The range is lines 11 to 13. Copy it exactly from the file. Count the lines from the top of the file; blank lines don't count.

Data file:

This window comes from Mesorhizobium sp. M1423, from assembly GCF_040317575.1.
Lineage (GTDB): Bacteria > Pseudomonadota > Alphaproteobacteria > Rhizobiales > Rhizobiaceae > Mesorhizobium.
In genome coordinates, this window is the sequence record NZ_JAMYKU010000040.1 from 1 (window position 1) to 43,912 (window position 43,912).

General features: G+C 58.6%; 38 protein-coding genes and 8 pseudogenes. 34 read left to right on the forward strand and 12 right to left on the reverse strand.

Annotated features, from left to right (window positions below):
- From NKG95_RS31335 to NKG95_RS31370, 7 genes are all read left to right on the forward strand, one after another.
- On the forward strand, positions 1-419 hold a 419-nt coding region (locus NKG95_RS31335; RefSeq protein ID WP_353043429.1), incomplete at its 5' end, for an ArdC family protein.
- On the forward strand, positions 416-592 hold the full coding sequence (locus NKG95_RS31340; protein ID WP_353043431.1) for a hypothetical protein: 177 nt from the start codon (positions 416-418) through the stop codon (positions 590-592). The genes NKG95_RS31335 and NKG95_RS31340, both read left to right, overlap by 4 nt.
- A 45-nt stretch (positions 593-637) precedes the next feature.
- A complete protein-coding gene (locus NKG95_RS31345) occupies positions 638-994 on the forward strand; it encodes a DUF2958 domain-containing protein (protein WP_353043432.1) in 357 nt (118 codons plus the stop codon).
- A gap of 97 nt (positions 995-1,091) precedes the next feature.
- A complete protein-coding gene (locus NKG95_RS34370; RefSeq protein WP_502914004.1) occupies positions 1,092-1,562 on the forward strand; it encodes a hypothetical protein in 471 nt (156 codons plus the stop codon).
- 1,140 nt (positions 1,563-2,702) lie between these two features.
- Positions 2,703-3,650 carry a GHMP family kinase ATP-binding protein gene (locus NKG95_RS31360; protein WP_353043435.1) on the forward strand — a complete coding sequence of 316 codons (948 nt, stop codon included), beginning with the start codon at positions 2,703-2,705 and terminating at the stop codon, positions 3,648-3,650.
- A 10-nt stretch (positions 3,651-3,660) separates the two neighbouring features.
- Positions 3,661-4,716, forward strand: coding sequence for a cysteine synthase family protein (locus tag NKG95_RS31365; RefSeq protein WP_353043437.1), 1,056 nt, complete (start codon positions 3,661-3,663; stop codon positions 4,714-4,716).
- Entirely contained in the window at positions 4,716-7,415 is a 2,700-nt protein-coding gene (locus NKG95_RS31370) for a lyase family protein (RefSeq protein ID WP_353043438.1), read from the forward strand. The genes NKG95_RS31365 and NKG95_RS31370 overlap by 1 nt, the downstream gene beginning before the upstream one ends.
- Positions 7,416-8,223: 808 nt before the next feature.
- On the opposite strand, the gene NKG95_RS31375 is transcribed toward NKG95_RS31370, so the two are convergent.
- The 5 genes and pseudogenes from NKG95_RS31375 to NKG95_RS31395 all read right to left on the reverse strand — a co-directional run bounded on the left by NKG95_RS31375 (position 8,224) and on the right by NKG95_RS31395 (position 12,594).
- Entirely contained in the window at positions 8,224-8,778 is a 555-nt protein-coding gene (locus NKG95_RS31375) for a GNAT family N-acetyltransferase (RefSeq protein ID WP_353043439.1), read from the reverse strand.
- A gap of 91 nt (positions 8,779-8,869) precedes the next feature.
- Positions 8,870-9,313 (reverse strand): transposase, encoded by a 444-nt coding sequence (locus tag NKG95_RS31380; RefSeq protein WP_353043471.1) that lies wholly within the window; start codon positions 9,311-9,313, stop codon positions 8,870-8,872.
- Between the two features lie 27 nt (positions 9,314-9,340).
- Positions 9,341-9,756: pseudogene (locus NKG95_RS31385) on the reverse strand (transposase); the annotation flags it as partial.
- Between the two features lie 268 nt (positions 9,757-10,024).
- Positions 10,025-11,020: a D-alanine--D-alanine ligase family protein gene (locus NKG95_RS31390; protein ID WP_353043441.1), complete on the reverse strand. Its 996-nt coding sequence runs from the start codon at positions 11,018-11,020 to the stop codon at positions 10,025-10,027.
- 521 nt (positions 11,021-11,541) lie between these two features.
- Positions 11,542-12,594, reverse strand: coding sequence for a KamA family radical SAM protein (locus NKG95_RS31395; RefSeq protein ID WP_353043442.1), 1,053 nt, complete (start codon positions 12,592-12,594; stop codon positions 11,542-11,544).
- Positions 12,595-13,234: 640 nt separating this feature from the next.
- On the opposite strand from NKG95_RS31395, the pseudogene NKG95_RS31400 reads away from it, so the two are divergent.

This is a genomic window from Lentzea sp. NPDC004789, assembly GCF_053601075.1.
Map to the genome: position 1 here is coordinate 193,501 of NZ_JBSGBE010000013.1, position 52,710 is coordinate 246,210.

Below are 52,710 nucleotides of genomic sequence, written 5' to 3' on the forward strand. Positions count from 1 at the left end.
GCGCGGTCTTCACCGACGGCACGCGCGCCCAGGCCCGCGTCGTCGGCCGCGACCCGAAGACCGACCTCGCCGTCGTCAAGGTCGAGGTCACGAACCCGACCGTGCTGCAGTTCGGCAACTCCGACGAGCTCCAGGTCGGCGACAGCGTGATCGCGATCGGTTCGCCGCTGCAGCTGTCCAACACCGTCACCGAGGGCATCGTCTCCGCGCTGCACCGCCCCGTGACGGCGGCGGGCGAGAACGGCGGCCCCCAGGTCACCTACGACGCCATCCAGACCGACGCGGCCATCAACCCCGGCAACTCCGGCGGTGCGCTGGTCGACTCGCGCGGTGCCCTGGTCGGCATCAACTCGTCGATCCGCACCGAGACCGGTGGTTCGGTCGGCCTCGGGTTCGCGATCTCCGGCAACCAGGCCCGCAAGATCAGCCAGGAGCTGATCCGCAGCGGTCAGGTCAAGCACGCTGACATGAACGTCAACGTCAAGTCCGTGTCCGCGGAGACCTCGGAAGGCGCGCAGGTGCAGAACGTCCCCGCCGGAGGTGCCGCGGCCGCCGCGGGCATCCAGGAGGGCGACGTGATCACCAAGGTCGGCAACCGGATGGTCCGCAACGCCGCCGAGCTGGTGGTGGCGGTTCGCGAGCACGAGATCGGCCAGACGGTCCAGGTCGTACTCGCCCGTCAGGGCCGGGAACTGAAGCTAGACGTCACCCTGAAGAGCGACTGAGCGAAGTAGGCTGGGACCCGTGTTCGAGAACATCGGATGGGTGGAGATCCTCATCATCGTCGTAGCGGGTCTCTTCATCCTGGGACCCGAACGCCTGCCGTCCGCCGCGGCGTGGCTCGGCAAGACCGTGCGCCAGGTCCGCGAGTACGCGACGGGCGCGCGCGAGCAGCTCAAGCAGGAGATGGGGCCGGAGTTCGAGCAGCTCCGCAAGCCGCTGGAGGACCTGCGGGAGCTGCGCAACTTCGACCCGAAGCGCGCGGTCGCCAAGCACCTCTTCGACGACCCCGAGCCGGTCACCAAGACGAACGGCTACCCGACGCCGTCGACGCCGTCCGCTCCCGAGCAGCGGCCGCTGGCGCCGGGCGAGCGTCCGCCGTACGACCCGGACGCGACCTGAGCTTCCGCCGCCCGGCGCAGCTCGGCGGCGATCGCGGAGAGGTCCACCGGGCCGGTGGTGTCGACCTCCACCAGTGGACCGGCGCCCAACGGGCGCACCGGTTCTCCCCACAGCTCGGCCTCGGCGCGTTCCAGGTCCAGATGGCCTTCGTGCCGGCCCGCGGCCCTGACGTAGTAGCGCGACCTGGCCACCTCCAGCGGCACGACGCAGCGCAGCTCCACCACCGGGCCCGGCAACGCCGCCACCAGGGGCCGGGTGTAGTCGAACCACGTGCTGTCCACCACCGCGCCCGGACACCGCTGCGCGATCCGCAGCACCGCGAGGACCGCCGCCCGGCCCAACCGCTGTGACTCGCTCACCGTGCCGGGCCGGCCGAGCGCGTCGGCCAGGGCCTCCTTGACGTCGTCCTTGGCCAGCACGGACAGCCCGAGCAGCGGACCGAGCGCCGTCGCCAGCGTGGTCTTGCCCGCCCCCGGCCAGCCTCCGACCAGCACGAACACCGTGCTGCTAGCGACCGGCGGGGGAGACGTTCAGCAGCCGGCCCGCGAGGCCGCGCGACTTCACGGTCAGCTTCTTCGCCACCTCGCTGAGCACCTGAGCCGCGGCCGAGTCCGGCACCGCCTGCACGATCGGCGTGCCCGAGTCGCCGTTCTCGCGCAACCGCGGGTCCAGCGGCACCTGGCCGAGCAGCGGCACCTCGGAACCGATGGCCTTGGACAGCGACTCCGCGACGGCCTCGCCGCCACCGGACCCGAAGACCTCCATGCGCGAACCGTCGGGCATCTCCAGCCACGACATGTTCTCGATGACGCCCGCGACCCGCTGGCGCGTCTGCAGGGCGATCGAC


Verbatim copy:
- A gap of 97 nt (positions 995-1,091) precedes the next feature.
- A complete protein-coding gene (locus NKG95_RS34370; RefSeq protein WP_502914004.1) occupies positions 1,092-1,562 on the forward strand; it encodes a hypothetical protein in 471 nt (156 codons plus the stop codon).
- 1,140 nt (positions 1,563-2,702) lie between these two features.